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California Air Resources Board (CARB) releases 2017 report on Emissions

https://ww3.arb.ca.gov/cc/inventory/data/graph/pie/pie_2017_by_sector.png

CARB  - the California Air Resources Board has finally released its 2017 Emissions Inventory Report.

Here is a summary:

The annual statewide greenhouse gas (GHG) emission inventory is an important tool in tracking progress towards meeting statewide GHG goals. The inventory for 2017 shows that California’s GHG emissions continue to decrease. In 2017, emissions from GHG emitting activities statewide were 424 million metric tons of CO2 equivalent (MMTCO2e), 5 MMTCO2e lower than 2016 levels and 7 MMTCO2e below the 2020 GHG Limit of 431 MMTCO2e. Consistent with recent years, these reductions have occurred while California’s economy has continued to grow and generate jobs. Compared to 2016, California’s GDP grew 3.6 percent while the carbon intensity of its economy declined by 4.5 percent.

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The biggest contributor to the recent emissions drop has been a drop from the electric power sector.

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Reasons:

For the first time since California started to track GHG emissions, in-state and total electricity generation from zero-GHG sources (for purposes of the GHG inventory, these include solar, hydro, wind, and nuclear) exceeded generation from GHG- emitting sources.

GHG emissions from the electricity sector declined by 9 percent in 2017 compared to 2016. The overall decrease in carbon intensity of California’s electricity generation is driven primarily by the large increase in zero-GHG and renewable energy resources due in part to California’s Renewable Portfolio Standard (RPS) and the Cap-and-Trade Program.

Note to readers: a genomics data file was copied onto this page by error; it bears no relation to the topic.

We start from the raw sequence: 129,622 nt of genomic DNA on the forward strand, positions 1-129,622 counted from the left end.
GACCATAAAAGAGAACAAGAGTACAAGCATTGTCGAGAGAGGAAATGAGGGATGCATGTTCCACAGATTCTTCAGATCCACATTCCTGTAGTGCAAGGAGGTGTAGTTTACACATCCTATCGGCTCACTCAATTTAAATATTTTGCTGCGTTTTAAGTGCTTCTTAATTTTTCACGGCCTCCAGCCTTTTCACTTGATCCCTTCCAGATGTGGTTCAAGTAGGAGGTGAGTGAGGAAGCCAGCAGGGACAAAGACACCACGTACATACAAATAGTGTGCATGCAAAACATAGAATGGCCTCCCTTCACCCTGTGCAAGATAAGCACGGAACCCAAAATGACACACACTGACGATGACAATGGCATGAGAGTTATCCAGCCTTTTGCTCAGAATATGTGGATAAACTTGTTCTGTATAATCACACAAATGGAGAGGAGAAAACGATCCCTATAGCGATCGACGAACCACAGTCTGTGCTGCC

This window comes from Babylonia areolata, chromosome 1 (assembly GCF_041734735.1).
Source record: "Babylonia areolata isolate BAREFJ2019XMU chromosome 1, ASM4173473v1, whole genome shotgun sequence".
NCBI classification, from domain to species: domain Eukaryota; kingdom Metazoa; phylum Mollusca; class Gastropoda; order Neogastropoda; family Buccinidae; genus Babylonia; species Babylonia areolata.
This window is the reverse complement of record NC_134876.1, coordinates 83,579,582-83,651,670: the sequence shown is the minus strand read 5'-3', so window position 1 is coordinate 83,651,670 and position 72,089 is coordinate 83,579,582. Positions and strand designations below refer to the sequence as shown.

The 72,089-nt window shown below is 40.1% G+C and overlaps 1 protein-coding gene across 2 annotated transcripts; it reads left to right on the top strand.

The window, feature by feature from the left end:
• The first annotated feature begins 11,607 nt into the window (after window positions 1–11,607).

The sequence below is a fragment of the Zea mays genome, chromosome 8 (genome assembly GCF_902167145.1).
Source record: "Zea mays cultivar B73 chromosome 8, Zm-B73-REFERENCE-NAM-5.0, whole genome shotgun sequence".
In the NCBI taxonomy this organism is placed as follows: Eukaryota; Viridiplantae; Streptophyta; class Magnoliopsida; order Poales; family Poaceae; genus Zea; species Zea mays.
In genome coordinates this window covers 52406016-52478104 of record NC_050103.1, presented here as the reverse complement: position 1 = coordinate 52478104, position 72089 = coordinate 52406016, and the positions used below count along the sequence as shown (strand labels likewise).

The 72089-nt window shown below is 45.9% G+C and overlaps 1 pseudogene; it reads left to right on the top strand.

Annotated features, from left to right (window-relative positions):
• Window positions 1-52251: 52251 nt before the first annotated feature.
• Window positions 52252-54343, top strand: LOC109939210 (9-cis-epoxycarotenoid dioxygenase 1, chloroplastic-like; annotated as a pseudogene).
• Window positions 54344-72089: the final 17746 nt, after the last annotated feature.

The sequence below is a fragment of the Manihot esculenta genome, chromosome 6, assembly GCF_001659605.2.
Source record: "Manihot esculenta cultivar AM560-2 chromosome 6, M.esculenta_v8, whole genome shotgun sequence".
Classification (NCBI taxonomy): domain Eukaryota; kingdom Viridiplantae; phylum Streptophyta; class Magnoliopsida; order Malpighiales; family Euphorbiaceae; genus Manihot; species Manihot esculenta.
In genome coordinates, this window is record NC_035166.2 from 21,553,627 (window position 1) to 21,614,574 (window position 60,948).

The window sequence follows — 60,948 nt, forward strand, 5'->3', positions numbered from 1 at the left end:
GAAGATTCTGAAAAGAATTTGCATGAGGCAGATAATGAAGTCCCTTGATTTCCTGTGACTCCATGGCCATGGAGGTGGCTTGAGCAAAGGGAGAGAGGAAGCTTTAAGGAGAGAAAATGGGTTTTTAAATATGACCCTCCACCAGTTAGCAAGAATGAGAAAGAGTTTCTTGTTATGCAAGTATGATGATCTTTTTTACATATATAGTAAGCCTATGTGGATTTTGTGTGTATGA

Looking forward, emissions from electricity will be flat in 2018 with a small drop in coal emissions offset by a slight rise in NG and unspecified imports emissions.  It looks like emissions from electricity will be down substantially in 2019 with a drop in both in-state NG and imports and overall generation below 2017/2018

With emissions from electricity sector dropping steadily CA really needs to change emphasis and investment to reducing emissions in transportation. 

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Joe Deely's picture

Thank Joe for the Post!

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Matt Chester's picture
Matt Chester on Aug 14, 2019 12:20 pm GMT

The growth in economy with a flattening/drop in emissions in California is indeed a lesson for success, given how much of a world player CA would be in size if it were its own country

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